“Torture isn’t new to us, ” quipped my seventeen-year-old daughter. We were discussing the future of Indian democracy.She had just quit regular school and got herself enrolled in the Kerala State Open School.
I turned to look at her, surprised. She held me in her gaze, questioning that surprise. “In school, we were watched constantly through CCTV cameras … We were summoned to the Principal’s room whenever they thought they saw or heard something wrong. My friend was questioned by nine people, teachers and non-teaching staff. They sat in a circle with her standing in the middle. The more she denied their accusations, the more they pressed charges, threatening and insulting her… So why should we feel illegal interrogation to be abnormal? It is utterly normal to us!” I could only stare blankly. “And the punishments … do you know how humiliating they are? They even maintain ‘reports’ – gossip by teachers – which they pass on to the next school you’d join.”
I remember being jolted by the easy way in which she connected schooling and torture then, and it comes back to me now, in the wake of widespread outrage around the Kerala educational authorities’ treatment of mixed seating arrangements in classrooms as violation of discipline, or undesirable sexual excess. Colleges in Kerala are now abuzz with discussions on whether it is alright or not to let students sit in gender-mixed groups. A student at the Farooq College in Kozhikode had even faced suspension for refusing to comply with segregated seating arrangements. What is striking is not the authorities’ preference for segregated seating arrangements, but the sheer force and violence which authorities now use against students who break it. That is really the context which brought my daughter’s observation back to memory.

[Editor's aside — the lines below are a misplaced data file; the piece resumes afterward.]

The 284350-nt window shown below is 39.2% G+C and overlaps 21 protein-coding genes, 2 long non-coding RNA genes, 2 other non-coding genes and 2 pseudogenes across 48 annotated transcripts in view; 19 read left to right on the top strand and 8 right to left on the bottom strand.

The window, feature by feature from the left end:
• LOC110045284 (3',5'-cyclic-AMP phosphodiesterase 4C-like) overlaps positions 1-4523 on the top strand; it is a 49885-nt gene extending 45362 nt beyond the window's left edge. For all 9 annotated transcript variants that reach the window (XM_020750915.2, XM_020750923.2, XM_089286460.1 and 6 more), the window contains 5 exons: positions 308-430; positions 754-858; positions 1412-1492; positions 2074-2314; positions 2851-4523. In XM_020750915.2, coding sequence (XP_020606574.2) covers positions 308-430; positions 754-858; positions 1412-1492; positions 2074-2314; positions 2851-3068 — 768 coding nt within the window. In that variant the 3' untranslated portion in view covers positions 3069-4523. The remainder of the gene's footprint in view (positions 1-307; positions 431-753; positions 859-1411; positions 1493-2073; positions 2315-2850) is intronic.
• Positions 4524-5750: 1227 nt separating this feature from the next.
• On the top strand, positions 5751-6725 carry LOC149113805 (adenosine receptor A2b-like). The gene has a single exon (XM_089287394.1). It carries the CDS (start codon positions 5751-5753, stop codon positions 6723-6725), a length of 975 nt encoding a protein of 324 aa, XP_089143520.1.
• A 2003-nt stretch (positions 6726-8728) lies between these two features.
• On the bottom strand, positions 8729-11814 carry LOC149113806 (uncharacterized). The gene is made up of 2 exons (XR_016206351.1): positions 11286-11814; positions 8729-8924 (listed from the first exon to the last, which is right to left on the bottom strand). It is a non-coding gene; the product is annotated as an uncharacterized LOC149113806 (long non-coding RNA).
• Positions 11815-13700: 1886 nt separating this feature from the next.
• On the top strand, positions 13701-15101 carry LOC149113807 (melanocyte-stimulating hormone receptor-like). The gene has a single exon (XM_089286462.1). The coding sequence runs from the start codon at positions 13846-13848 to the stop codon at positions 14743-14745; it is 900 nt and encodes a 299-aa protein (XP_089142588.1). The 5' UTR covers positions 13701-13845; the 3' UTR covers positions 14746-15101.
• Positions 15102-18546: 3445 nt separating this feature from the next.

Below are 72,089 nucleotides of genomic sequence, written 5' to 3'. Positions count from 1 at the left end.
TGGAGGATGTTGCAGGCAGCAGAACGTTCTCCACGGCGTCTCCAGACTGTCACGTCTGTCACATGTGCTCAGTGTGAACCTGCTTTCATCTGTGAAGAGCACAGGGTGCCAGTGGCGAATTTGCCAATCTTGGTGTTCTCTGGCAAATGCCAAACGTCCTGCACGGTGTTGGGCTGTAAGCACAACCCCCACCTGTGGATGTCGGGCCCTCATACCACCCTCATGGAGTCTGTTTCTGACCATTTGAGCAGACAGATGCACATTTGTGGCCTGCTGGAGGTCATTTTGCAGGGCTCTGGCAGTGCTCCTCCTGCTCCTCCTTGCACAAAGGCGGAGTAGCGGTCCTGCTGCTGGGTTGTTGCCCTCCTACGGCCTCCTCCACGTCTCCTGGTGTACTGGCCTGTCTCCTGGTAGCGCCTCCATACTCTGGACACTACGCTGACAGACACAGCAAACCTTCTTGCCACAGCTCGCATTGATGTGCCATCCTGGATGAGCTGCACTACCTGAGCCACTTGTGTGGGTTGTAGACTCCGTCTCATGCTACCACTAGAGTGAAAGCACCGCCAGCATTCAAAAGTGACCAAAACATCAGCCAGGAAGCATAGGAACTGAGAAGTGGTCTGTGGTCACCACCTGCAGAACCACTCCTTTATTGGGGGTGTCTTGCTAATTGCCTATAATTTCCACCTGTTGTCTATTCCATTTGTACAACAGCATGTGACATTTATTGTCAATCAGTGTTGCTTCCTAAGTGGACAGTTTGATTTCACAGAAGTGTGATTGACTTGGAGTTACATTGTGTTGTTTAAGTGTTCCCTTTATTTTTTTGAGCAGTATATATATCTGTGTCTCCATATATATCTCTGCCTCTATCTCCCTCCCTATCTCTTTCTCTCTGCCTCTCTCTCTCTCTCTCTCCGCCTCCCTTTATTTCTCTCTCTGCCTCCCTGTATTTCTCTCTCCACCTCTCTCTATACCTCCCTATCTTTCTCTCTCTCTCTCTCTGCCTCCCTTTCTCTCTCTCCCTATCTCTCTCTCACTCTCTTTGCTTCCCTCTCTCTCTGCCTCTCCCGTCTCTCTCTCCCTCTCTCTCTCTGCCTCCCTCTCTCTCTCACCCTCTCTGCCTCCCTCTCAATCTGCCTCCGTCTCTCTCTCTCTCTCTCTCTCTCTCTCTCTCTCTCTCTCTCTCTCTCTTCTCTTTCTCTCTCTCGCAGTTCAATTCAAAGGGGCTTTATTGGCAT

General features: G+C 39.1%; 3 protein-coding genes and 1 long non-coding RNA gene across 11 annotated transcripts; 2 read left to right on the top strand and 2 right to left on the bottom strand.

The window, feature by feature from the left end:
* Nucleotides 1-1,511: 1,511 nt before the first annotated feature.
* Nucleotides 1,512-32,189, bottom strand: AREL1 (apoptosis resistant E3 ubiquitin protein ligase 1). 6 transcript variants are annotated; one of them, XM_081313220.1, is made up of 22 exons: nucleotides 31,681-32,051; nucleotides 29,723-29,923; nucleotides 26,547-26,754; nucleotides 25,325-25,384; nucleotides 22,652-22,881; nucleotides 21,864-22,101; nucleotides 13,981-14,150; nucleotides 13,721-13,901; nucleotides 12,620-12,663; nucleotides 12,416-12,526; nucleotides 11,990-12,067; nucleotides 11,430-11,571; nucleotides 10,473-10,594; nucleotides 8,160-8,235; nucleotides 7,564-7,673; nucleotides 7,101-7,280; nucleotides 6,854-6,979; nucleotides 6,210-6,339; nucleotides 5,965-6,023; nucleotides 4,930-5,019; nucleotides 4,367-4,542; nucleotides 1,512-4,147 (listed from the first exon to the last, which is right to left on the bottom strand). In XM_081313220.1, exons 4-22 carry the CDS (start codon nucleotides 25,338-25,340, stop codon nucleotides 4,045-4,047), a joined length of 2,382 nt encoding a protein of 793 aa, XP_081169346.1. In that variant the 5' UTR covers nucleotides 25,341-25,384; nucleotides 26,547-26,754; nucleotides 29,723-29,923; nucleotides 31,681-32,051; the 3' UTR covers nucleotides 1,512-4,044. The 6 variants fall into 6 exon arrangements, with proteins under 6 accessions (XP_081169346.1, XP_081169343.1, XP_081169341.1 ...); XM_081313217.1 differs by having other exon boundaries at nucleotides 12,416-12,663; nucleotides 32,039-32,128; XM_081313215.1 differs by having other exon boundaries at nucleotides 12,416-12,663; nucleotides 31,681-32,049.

Why is it that school and college authorities in Kerala now seem determined to hit back with maximum force against students who question their practices? Indeed, their punitive measures resemble torture more and more – and the Farooq College incident is just one in countless numbers of incidents. In my daughter’s case, the school where she studied accused her and other students of loitering on the roadside with “some men” two hours after school, and when they denied it, teachers interrogated one of them for over an hour, in the presence of “witnesses” – the staff of the school bus who had reportedly seen them. When the student refused to buckle (because she was not anywhere there and her grandfather had picked her up that day), they resorted to threats. They claimed that “some other men” had also seen them (apparently autorikshaw drivers or oil-mill workers — the version kept changing), and that they would be summoned the next day to school to conduct an “identification parade”. At Farooq College, formal procedures were not invoked against the “erring” students; instead pressure was applied on their parents to tender humiliating apologies, and indeed through precisely such an act, a “confession” of sorts was extracted. Despite widespread condemnation of the management’s “disciplining” in Kerala, the authorities have remained totally unrepentant and indeed, secure in their contention of the rightness of their punitive measures – even though the Kerala High Court has now stayed their suspension order against a student who refused their humiliating “solution”. No wonder, then, that recent reports on campuses in Kerala abound with words like ‘apartheid’ and ‘ghettos’. Anyone who needs more evidence should take a look at the recent Report on The Committee on Gender Justice On Campuses, submitted to the Kerala State Higher Education Council by a committee of eminent educationists. The documentation of practices that resemble torture by the report was summarily dismissed as exaggerated by the highest educational authorities in Kerala!
No one can deny the resemblance of these procedures to torture – even when they may not actually be torture. The UN Convention against Torture and Other Cruel, Inhuman or Degrading Treatments or Punishments, in Article 1, states that: